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Word Classes



Structure of a Nominal Group

Grammatical Case

Cases in Modern Eittlandic

Although seldom visible, as described in Case Marking, cases still remain part of the Eittlandic grammar, expressed through its syntax rather than explicit marking on its nouns and adjectives. Four different grammatical cases exist in this language: the nominative, accusative, genitive, and dative case.

  • The nominative case represents the subject of a sentence, that is, the subject of intransitive clauses and the agent of transitive clauses. As we’ll see below, it is morphologically marked only in dialects other than Standard Eittlandic, and only if the word is a strong masculine word.
  • On the other hand accusative, like Old Norse, usually marks the object of a verb, but it can also express time-related ideas such as a duration in time, or after some prepositions. It is also the default case when a noun has no clear status in a clause, and it can as such serve as a vocative.
  • Dative usually marks indirect objects of verbs in Old Norse, though it can also often mark direct objects depending on the verb used.

Case Marking

Although present in Early Old Norse, the use of grammatical cases has been on the decline since the Great Vowel Shift (see Phonology: Great Vowel Shift). Due to the general loss of word-final short vowels and to regularization of its nouns, Eittlandic lost almost all of weak nouns’ inflexions and a good amount in its strong nouns’ inflexions. On top of this, the root of most nouns got regularized, getting rid of former umlauts. Hence, while in Old Norse one might find the table below presented in Cleasby and Vigfusson (1874), Modern Eittlandic is simplified to the table following it.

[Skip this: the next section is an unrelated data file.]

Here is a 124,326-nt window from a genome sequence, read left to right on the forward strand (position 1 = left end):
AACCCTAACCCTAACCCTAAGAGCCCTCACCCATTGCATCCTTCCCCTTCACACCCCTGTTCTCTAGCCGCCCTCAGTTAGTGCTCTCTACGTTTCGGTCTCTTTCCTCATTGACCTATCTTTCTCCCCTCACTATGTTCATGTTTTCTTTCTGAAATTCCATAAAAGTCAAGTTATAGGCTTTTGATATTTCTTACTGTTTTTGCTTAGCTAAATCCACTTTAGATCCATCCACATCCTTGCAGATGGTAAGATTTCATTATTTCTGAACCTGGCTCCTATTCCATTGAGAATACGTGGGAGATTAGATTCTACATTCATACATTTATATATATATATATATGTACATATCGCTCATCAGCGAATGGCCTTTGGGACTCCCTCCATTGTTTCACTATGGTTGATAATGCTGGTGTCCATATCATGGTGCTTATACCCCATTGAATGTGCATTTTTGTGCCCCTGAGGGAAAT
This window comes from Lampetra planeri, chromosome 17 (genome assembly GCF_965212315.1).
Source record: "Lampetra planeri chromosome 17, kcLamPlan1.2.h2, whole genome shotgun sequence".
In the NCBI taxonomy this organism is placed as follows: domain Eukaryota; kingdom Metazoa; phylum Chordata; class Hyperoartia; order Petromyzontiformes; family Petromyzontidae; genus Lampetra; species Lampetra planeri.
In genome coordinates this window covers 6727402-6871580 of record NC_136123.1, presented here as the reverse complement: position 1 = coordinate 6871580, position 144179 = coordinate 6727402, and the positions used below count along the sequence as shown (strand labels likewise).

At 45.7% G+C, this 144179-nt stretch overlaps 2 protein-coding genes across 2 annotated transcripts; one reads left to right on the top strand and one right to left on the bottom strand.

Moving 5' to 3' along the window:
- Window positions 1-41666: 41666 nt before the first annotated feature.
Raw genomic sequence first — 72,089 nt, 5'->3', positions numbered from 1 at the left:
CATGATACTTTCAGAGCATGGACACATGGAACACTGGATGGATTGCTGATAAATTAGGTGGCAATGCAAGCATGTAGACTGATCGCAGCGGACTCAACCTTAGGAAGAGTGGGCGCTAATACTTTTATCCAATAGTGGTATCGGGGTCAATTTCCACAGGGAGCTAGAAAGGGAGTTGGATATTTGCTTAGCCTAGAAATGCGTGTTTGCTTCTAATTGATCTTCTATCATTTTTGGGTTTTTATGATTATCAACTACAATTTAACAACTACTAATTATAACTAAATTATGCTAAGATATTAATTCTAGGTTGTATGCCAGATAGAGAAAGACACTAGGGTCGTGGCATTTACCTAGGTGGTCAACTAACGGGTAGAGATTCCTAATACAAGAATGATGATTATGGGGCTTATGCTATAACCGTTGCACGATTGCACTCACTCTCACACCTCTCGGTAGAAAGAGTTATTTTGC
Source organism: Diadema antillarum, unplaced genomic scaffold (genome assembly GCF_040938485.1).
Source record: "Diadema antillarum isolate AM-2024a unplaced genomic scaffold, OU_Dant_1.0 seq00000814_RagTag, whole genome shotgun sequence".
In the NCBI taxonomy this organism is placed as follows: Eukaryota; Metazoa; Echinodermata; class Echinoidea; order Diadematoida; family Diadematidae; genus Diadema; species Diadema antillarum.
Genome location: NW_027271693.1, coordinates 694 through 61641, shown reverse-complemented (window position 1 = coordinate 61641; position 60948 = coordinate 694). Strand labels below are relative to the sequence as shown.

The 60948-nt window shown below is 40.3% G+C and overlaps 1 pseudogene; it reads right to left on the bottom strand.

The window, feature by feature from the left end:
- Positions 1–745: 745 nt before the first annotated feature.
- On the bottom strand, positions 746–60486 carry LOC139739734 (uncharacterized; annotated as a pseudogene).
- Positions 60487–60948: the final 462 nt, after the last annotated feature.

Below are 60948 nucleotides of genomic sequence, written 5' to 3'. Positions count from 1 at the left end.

Strong MasculineStrong FeminineStrong NeuterWeak Masculine
Sing. Nom.heim-rtíðskiptím-i
Plur. Nom.heim-artíð-irskiptím-ar
Strong CommonStrong NeuterWeak Nouns
Sing. Nom.heim-rskiptím
Plur. Nom.heim-rskiptím-r

As you can see, a good amount of declensions disappeared from nouns, with only four marked cases for strong common nouns and two for strong neuter and weak nouns. The declension system completely merged weak nouns which are no longer distinguished by gender. Strong masculine and strong feminine also got merged into strong common.

Declensions are no longer productive in almost all Modern Eittlandic dialects. They are still mostly used in formal and written speech, but they are less and less used in less formal circumstances and in oral speech. The Royal Academy for Literature, which authored Standard Eittlandic, even recommends not using grammatical cases when using this dialect as they are reduntand with other syntactic strategies. While the recommendation is mostly followed, speakers still tend to use the singular genetive declension oraly. Younger folks at the time of writing even tend to regularize it as -ar for strong neuter and weak nouns.

One exception to declensions no longer being productive is in and around the Hylfjaltr Kingdom exclave in southern Eittland where speakers of its local dialect tend instead to favor strong nouns for newer terms. Hence, while most dialects agree on “internet” (pl.nom internetr, pl.dat internetum) being a weak noun, this dialect treats it as either a strong feminine (sg.gen internetar, pl.nom&acc internetr, pl.dat internetum) or a strong neuter (sg.gen internets, pl.dat internetum) — the difference is due to subdivisions in said dialect, mainly between rural and urban areas favoring the former and the latter respectively.

There are some regular exceptions to the declension system. The first one, inherited from Old Norse, is the -r suffix becoming -n or -l when a noun ends with an «n» or an «l» respectively, hence the table below showing the declensions of strong masculine himn (heaven) and strong feminine hafn (harbour, haven).